| Discussion|| |
In all mission and rural hospitals where these surgeries were performed, almost all patients received one dose of preoperative antibiotics. Although it would have been possible to go through individual surgery details and get the duration of surgeries to correlate with the infection, it was not done because apparently the infection rate for laparoscopic surgeries for infertility is similar to the other longer duration surgeries.
Romy et al. found significantly less surgical site and skin infections in laparoscopic surgeries, which varied from 1.7% in cholecystectomy to 11% in colorectal surgery and which were significantly less compared to open surgeries. Another study analyzed the re-use of disposable instruments processed with carefully monitored strict guidelines , found that the overall rate of infection was 1.8%, and the cost saving was significant. They also found that the instruments were used 1.7-68 times.
Our infection rates were much higher probably related to the conditions in rural Indian operating rooms and none of the institutions had any written guidelines or monitoring with regard to the re-use of disposable instruments. One of the 10-mm Apple disposable ports was used over 500 times.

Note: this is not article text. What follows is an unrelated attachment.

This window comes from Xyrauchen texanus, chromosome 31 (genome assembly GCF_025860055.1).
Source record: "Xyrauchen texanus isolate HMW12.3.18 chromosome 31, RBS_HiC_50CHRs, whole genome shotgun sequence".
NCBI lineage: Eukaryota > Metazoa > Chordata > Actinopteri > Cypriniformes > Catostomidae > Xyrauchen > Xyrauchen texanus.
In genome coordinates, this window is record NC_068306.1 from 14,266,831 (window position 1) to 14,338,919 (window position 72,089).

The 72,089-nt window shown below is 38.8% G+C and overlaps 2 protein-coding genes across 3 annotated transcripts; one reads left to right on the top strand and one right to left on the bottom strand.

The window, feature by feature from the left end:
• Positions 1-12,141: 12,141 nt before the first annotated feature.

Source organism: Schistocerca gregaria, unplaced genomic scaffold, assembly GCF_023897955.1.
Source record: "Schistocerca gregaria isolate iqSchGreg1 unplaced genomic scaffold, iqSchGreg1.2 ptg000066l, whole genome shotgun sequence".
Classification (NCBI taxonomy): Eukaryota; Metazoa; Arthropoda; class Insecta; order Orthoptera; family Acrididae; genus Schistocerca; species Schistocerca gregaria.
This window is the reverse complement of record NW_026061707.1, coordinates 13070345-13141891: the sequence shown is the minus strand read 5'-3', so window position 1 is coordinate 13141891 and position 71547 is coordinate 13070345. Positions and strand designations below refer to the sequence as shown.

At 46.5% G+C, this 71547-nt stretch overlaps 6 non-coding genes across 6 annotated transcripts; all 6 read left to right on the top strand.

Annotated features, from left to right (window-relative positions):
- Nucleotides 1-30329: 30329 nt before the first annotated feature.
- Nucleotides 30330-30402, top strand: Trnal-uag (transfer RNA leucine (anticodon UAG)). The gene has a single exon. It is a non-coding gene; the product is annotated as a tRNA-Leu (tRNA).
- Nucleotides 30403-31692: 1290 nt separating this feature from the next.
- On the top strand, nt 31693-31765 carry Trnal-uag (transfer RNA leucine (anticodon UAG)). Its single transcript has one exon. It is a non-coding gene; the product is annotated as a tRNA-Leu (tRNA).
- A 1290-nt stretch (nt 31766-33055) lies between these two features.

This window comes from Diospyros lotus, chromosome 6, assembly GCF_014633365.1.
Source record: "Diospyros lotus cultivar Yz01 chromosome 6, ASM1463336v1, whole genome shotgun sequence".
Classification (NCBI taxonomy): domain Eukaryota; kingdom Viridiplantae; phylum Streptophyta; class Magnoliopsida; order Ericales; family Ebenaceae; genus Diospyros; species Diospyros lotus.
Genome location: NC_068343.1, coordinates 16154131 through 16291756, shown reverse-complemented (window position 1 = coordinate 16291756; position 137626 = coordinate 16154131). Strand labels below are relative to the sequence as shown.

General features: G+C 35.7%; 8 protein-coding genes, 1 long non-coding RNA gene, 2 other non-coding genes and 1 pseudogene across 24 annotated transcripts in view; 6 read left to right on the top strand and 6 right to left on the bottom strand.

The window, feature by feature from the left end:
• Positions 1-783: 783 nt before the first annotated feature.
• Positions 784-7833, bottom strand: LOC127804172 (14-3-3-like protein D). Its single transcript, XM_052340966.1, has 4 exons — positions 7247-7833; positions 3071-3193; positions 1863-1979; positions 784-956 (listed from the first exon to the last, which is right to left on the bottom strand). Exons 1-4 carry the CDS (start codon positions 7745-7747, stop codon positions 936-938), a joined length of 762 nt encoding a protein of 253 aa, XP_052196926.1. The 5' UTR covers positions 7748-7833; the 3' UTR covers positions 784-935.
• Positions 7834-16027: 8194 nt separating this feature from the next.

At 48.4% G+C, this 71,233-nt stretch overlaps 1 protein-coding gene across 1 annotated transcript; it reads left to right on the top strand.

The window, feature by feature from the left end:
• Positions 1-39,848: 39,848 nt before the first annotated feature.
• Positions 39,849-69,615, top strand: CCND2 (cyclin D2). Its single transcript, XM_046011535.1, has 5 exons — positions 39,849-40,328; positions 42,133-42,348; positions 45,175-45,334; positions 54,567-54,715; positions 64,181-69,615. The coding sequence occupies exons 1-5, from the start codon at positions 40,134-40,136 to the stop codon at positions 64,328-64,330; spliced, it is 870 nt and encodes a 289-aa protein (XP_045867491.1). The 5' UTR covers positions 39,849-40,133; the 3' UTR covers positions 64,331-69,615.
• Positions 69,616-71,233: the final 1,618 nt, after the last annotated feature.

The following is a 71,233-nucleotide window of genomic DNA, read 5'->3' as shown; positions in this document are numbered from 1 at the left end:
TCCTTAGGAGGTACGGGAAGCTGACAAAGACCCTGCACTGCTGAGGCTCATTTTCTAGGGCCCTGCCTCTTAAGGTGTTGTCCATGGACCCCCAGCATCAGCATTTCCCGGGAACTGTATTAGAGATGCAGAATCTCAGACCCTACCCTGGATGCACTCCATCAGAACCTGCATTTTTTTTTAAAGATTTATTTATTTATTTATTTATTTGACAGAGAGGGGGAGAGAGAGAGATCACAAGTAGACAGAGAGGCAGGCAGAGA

Indian studies show about 3-3.6% port site infection. , The infections seem to be more common in lateral ports (64%), especially when there is bleeding.
The infection rate with open procedures are much higher compared to laparoscopic surgeries (4.41% vs. 1.08%).  Our infection rate with re-use of laparoscopic disposables was less than that with the open surgeries. 
The following rule of the thumb could be followed at mission hospitals:
- The ports could be reused if the quality of the insufflators is good. Otherwise, because of leak, it would be difficult to perform laparoscopic surgeries
- It is good to have very good quality Maryland forceps and hook, and the surgeon himself should clean and check these instruments after each use
- Although it looks sturdy, the clip applicator malfunctions if carried around
- The re-use of other disposable hand instruments is far superior and more comfortable compared to the low cost re-usable instruments are available at the market.
- Ultrasonic cleaner is a great boon if available.
| Other Modifications|| |
To reduce the costs of laparoscopic surgeries we have made other modifications. , These include,
- Using EMO machine and ether for anesthesia